N is for… Nigeria; Through Every Fault of My Own

Hello

Nigerian Flag

Last week I was tired. Tired and lazy and forgetful. Without a doubt the worst part of vacation is the part where you have to return to real life which has, shockingly, continued along in your absence. On the one hand last week I was busy playing catch up; on the other hand I was wistfully longing to be back on vacation.

I had picked up some great looking eggplant at the farmer’s market on Thursday. I threw in a green pepper for color and decided to grab some carrots too and I’d make a nice saute with herbs and spices to have a hearty vegetarian week. I forgot to get the carrots. FAIL

I’d serve my hearty, now carrot-less, vegetable saute with my Nigerian recipe, Jollof rice as in my research I’d learned that the dish is served with either chicken, mixed seafood or just vegetables. I didn’t pick up any fresh ginger, but I could just use the ground. FAIL

Even though I had little success leaving my hot peppers whole in my Haitian dish, I just was not in the mood to get out rubber gloves so I decided to just cut a few slits in the peppers and throw them in. This time it would be better because I’d be throwing them in boiling liquid. FAIL

Ok so last week was not my finest, but I promise you that I plan on coming back strong soon!

Vegetarian Joloff Rice

  • Neutral flavored oil for sauteing (peanut is traditional, but because of my nut allergy I used vegetable)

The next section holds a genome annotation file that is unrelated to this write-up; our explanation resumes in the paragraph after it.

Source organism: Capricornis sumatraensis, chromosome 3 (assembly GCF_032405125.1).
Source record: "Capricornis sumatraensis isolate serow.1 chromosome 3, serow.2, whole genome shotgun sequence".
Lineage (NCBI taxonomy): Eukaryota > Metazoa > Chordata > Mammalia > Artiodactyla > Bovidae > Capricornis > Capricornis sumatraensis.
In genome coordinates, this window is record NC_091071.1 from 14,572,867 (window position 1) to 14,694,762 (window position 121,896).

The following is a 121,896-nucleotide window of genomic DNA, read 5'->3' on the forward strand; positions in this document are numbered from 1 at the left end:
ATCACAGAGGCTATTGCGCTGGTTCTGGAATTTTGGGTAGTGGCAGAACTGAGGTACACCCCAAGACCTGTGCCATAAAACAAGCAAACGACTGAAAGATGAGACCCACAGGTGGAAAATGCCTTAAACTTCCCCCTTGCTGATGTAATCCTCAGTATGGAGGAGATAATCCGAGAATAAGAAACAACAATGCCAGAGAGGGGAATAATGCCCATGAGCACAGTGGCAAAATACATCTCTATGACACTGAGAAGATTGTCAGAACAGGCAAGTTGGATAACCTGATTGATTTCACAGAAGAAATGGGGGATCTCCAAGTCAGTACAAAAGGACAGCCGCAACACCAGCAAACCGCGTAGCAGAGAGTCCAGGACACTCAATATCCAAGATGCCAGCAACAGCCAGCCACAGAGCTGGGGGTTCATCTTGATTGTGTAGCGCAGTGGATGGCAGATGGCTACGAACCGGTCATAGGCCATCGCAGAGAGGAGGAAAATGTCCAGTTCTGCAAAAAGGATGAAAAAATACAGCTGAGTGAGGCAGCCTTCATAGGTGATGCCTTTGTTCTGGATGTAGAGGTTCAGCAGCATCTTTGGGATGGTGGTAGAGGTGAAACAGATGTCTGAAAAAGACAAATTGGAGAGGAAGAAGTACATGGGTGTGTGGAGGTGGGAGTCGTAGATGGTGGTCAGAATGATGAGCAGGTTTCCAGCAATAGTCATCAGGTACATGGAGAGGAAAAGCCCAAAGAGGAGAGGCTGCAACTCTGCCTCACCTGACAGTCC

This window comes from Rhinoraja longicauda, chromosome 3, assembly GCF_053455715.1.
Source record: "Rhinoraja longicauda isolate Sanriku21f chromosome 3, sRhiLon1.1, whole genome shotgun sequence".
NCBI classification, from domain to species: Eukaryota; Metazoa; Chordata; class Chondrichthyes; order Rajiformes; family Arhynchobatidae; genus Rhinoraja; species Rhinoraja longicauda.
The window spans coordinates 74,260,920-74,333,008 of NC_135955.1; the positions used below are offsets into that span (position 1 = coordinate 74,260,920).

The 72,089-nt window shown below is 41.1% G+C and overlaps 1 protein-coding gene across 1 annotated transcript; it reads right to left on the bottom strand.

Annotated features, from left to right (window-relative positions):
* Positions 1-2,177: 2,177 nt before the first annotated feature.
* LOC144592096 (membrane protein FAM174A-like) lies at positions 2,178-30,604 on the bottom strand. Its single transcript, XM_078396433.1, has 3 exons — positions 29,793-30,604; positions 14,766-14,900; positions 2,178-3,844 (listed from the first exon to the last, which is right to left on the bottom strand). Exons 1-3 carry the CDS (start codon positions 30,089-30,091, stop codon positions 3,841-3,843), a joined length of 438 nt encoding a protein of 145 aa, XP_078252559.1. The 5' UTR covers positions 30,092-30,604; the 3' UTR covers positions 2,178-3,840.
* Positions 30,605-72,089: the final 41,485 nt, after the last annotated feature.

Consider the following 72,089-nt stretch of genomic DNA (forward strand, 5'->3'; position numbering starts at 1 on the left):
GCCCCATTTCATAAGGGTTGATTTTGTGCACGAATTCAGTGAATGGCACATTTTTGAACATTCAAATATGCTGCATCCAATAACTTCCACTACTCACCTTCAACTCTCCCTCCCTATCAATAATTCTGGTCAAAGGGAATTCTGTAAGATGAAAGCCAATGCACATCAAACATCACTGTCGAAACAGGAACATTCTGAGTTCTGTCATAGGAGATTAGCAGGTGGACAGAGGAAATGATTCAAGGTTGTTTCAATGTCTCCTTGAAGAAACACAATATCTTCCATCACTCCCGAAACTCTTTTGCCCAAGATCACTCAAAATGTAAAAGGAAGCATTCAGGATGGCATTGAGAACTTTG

• 1 medium onion; roughly chopped
  • 2 medium ripe tomatoes; roughly chopped
  • 1 6oz can tomato paste
  • Salt to taste
  • 2 teaspoons ground ginger
  • 1 teaspoon ground nutmeg
  • 1/2 teaspoon ground cloves
  • 1-2 Scotch Bonnet or Habanero peppers (don’t be a wuss like I was, cut them in half first)
  • 2 cups white rice
  • 32oz low sodium vegetable broth

In large pot, heat oil. Add onions and saute 2-3 minutes until onions just begin to soften. Then add tomatoes and cook 5 minutes, stirring occasionally, until tomatoes have softened and started to break down. Add tomato paste.

Stir in salt, ginger, nutmeg and cloves.

Using an immersion (stick) blender or transferring to a regular blender, puree until smooth.

Toss in rice and stir to coat with tomato mixture. Add hot peppers and broth, stir.

Bring to a boil, then turn down to a simmer. Let simmer for about 15-20 minutes, until the rice has absorbed the liquid and is fully cooked.

Love love love my immersion blender!

FINAL VERDICT: C

While I admit that much of went wrong with this recipe was my own fault, most of the recipes I saw out there weren’t that much more exciting than this. I definitely should’ve cut the peppers because the dish ended up having no heat and I actually sprinkled some cayenne in to it after the fact. I also should’ve used one less tomato and a bit more ginger.

Many believe that Jollof rice is the grandfather of jambalaya, a dish that I love, but other than the use of rice and tomatoes I didn’t see (or taste) much of a resemblance. Honestly even if I make all those tweaks I listed above, I can’t imagine this dish ever being more than just ok. It’s just not that exciting.

With the eggplant and peppers mixed in.

Bon Appetit!

About these ads

2 comments on “N is for… Nigeria; Through Every Fault of My Own

  1. Oh bummer. I hate it when recipes disappoint. :(

  2. Poor Nigeria :( But I’ve totally been there…forgetting some ingredients, subbing others…better luck next time!

Leave a Reply

Fill in your details below or click an icon to log in:

WordPress.com Logo

You are commenting using your WordPress.com account. Log Out / Change )

Twitter picture

You are commenting using your Twitter account. Log Out / Change )

Facebook photo

You are commenting using your Facebook account. Log Out / Change )

Google+ photo

You are commenting using your Google+ account. Log Out / Change )

Connecting to %s